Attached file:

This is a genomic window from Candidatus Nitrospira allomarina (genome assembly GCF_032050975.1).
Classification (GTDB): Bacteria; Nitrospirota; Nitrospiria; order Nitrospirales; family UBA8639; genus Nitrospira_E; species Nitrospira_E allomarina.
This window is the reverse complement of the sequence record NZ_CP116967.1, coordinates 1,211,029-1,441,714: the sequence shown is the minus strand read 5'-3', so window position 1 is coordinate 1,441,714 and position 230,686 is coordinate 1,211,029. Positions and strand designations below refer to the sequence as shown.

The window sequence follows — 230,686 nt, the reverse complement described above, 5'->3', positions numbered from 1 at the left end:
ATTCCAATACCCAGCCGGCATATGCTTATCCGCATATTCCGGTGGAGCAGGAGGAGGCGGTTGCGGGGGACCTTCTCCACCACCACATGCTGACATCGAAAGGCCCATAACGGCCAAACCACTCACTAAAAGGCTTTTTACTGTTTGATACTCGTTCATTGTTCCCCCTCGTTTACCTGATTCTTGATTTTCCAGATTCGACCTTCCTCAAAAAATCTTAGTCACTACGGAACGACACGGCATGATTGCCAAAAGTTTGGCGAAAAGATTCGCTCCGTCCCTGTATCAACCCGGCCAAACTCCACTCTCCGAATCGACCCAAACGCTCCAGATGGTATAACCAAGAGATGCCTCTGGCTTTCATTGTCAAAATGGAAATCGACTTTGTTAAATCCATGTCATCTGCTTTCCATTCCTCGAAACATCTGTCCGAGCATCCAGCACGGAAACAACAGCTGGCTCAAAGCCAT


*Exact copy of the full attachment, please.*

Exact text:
This is a genomic window from Candidatus Nitrospira allomarina (genome assembly GCF_032050975.1).
Classification (GTDB): Bacteria; Nitrospirota; Nitrospiria; order Nitrospirales; family UBA8639; genus Nitrospira_E; species Nitrospira_E allomarina.
This window is the reverse complement of the sequence record NZ_CP116967.1, coordinates 1,211,029-1,441,714: the sequence shown is the minus strand read 5'-3', so window position 1 is coordinate 1,441,714 and position 230,686 is coordinate 1,211,029. Positions and strand designations below refer to the sequence as shown.

The window sequence follows — 230,686 nt, the reverse complement described above, 5'->3', positions numbered from 1 at the left end:
ATTCCAATACCCAGCCGGCATATGCTTATCCGCATATTCCGGTGGAGCAGGAGGAGGCGGTTGCGGGGGACCTTCTCCACCACCACATGCTGACATCGAAAGGCCCATAACGGCCAAACCACTCACTAAAAGGCTTTTTACTGTTTGATACTCGTTCATTGTTCCCCCTCGTTTACCTGATTCTTGATTTTCCAGATTCGACCTTCCTCAAAAAATCTTAGTCACTACGGAACGACACGGCATGATTGCCAAAAGTTTGGCGAAAAGATTCGCTCCGTCCCTGTATCAACCCGGCCAAACTCCACTCTCCGAATCGACCCAAACGCTCCAGATGGTATAACCAAGAGATGCCTCTGGCTTTCATTGTCAAAATGGAAATCGACTTTGTTAAATCCATGTCATCTGCTTTCCATTCCTCGAAACATCTGTCCGAGCATCCAGCACGGAAACAACAGCTGGCTCAAAGCCAT